Started by PocketOption, Feb 05, 2023, 09:10 am
0 Members and 1 Guest are viewing this topic.
The British pound has posted sharp losses on Thursday and continues to lose ground in the North American session. GBP/USD is trading at 1.2251, down 0.98%.
BoE raises rates, but less pessimistic
The major central banks remain the focus of the market’s attention. The Bank of England raised rates by 50 basis points, just one day after the Federal Reserve’s 25-bp hike. This marked a second straight increase of 50 bp, bringing the cash rate to 4%. As with the Fed decision, the hike was expected, but investors found plenty to cheer about, resulting in the pound reversing course and losing ground.
Governor Bailey said in a follow-up news conference that inflation pressures remained and inflation risks were skewed to the upside. Still, investors found plenty of reasons to be optimistic. Bailey said that inflation had turned a corner and noted that members had removed the word “forcefully” from its forward guidance statement. The BoE is now projecting that inflation will fall to around 4% by the end of the year and that the recession will be shallower than it had anticipated. The less pessimistic outlook for inflation and the economy sent risk appetite higher and pushed the pound lower. The markets were in a good mood after the decision, but there are plenty of problems ahead – inflation is above 10% and some half a million workers went on strike on Wednesday.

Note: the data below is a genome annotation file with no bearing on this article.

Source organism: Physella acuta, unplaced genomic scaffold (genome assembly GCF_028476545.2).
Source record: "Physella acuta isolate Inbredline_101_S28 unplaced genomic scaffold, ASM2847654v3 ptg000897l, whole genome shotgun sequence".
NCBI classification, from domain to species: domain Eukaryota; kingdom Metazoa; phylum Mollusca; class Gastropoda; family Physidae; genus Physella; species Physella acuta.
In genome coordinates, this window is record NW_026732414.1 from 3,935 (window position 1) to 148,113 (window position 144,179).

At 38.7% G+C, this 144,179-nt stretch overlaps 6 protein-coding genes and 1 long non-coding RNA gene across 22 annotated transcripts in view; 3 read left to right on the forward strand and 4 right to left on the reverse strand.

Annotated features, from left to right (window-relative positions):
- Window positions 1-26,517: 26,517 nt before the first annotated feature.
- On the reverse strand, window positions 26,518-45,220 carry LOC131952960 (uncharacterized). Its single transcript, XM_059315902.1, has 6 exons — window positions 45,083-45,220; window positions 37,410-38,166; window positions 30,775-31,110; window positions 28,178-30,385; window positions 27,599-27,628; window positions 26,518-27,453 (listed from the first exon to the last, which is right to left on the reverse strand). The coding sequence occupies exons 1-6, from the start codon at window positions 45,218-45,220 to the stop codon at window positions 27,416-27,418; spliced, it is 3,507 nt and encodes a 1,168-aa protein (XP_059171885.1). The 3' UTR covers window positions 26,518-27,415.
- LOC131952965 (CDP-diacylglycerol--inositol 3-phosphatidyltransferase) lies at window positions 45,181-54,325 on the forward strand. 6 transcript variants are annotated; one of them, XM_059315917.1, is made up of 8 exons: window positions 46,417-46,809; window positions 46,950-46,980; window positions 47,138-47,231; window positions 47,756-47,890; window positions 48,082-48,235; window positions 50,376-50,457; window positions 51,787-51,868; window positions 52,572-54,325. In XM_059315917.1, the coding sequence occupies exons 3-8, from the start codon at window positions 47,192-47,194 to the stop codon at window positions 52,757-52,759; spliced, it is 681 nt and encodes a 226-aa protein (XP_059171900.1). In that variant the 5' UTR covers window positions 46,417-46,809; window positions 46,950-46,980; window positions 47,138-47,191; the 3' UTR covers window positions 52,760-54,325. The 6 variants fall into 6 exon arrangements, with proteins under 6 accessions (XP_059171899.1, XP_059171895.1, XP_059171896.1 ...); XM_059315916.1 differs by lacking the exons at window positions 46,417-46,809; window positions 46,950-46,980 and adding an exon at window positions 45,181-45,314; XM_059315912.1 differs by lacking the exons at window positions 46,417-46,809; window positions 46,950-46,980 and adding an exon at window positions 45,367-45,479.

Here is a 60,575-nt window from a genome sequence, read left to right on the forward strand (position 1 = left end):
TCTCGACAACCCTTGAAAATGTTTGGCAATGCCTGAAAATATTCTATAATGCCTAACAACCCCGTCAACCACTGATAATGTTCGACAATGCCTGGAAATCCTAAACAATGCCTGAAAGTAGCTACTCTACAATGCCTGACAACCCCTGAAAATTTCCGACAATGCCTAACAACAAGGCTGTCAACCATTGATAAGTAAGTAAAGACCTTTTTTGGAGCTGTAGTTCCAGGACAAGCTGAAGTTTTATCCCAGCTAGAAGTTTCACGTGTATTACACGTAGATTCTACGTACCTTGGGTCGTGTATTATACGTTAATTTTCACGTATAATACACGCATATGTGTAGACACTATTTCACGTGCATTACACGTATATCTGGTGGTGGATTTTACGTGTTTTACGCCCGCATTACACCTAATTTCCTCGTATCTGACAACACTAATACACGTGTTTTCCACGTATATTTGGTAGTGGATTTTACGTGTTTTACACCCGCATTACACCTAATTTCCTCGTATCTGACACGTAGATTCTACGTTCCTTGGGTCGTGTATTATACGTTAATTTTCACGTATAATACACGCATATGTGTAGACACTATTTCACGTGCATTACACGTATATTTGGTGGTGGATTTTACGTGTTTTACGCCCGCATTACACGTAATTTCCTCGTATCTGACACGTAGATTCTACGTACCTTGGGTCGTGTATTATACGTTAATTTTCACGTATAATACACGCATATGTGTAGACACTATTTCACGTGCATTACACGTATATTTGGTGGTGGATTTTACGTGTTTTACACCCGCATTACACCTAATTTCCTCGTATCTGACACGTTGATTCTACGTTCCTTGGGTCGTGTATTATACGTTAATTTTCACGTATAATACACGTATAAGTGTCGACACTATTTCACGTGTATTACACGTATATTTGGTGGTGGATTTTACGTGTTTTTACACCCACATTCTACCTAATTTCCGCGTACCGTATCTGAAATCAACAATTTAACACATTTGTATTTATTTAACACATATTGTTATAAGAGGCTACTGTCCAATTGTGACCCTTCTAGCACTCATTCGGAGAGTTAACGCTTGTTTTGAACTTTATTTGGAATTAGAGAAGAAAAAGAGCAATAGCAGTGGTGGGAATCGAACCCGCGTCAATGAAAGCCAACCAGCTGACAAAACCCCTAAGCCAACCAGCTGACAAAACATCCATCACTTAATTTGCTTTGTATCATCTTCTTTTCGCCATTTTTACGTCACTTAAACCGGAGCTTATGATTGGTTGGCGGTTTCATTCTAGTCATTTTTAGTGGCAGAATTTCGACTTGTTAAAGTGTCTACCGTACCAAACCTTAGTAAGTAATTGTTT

The Fed raised rates by 25 basis points as was widely expected. The Fed noted that inflation has eased but reminded listeners that it remained much higher than the 2% target. Jerome Powell signaled that more rate hikes are coming and said he did not expect to cut rates this year. This was essentially a repeat of the hawkish message we’ve heard before, but the markets chose to focus on Powell saying that the disinflation process had started and that he expected another couple of rate hikes before winding up the current rate-hike cycle. This sent the US dollar broadly lower on Wednesday.
Besides inflation, the Fed is focused on employment data, which will make Friday’s nonfarm employment report a key factor in future rate policy. In December, nonfarm payrolls fell from 256,000 to 223,000 and the downturn is expected to continue, with an estimate of 190,000 for January. This release could result in further volatility in the currency markets on Friday.
Page created in 0.296 seconds with 17 queries.